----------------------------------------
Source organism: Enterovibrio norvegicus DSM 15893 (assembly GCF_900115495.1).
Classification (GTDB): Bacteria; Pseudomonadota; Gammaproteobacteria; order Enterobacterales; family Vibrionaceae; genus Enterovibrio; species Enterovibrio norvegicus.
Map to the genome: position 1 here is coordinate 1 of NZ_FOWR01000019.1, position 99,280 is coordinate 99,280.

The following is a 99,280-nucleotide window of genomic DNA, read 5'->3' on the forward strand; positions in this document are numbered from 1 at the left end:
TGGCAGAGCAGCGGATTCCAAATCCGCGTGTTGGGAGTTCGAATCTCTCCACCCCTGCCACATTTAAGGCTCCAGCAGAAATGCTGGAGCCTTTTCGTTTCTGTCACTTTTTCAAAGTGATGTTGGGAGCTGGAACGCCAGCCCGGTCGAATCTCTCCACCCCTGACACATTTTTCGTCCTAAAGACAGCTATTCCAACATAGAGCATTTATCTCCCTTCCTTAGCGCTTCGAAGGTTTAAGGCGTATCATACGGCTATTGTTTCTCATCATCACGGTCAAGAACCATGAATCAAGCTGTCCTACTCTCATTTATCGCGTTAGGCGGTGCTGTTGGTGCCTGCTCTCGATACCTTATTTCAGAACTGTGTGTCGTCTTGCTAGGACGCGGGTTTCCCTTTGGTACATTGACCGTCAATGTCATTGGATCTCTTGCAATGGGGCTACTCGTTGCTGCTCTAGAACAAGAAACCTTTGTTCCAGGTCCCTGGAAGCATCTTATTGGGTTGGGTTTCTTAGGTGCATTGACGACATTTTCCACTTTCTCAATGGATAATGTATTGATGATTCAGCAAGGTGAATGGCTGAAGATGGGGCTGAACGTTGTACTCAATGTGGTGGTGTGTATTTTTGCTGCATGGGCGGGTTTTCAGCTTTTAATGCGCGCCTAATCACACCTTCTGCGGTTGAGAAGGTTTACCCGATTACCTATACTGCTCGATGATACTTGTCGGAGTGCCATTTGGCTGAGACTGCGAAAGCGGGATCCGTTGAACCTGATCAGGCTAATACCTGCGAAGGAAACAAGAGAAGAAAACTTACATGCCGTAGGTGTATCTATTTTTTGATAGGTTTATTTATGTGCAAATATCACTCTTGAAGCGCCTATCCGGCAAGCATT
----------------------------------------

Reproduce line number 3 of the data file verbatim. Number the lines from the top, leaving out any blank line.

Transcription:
Map to the genome: position 1 here is coordinate 1 of NZ_FOWR01000019.1, position 99,280 is coordinate 99,280.